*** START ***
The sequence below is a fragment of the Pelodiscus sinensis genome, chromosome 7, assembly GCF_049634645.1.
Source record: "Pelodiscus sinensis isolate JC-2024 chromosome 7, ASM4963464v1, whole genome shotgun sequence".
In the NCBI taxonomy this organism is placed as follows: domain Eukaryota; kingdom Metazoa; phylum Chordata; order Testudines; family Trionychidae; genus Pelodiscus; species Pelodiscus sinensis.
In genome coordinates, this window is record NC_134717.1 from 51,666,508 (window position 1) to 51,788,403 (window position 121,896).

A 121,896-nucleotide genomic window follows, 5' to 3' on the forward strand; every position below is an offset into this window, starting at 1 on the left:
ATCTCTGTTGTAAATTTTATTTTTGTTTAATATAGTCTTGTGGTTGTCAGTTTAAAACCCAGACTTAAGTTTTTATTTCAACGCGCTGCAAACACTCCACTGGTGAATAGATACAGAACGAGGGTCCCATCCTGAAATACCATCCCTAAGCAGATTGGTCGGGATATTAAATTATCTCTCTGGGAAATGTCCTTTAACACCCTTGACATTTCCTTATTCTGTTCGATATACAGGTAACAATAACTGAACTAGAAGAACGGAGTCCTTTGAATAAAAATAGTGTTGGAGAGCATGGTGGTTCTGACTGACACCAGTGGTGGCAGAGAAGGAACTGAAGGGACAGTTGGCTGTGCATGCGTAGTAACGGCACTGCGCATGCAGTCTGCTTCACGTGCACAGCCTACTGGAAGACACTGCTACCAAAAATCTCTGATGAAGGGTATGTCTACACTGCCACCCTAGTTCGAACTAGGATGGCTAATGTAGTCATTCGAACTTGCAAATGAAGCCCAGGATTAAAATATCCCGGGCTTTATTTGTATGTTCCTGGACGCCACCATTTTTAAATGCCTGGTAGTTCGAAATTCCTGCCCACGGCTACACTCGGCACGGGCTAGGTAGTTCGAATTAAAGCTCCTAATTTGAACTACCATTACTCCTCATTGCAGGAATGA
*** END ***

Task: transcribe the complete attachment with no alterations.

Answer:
The sequence below is a fragment of the Pelodiscus sinensis genome, chromosome 7, assembly GCF_049634645.1.
Source record: "Pelodiscus sinensis isolate JC-2024 chromosome 7, ASM4963464v1, whole genome shotgun sequence".
In the NCBI taxonomy this organism is placed as follows: domain Eukaryota; kingdom Metazoa; phylum Chordata; order Testudines; family Trionychidae; genus Pelodiscus; species Pelodiscus sinensis.
In genome coordinates, this window is record NC_134717.1 from 51,666,508 (window position 1) to 51,788,403 (window position 121,896).

A 121,896-nucleotide genomic window follows, 5' to 3' on the forward strand; every position below is an offset into this window, starting at 1 on the left:
ATCTCTGTTGTAAATTTTATTTTTGTTTAATATAGTCTTGTGGTTGTCAGTTTAAAACCCAGACTTAAGTTTTTATTTCAACGCGCTGCAAACACTCCACTGGTGAATAGATACAGAACGAGGGTCCCATCCTGAAATACCATCCCTAAGCAGATTGGTCGGGATATTAAATTATCTCTCTGGGAAATGTCCTTTAACACCCTTGACATTTCCTTATTCTGTTCGATATACAGGTAACAATAACTGAACTAGAAGAACGGAGTCCTTTGAATAAAAATAGTGTTGGAGAGCATGGTGGTTCTGACTGACACCAGTGGTGGCAGAGAAGGAACTGAAGGGACAGTTGGCTGTGCATGCGTAGTAACGGCACTGCGCATGCAGTCTGCTTCACGTGCACAGCCTACTGGAAGACACTGCTACCAAAAATCTCTGATGAAGGGTATGTCTACACTGCCACCCTAGTTCGAACTAGGATGGCTAATGTAGTCATTCGAACTTGCAAATGAAGCCCAGGATTAAAATATCCCGGGCTTTATTTGTATGTTCCTGGACGCCACCATTTTTAAATGCCTGGTAGTTCGAAATTCCTGCCCACGGCTACACTCGGCACGGGCTAGGTAGTTCGAATTAAAGCTCCTAATTTGAACTACCATTACTCCTCATTGCAGGAATGA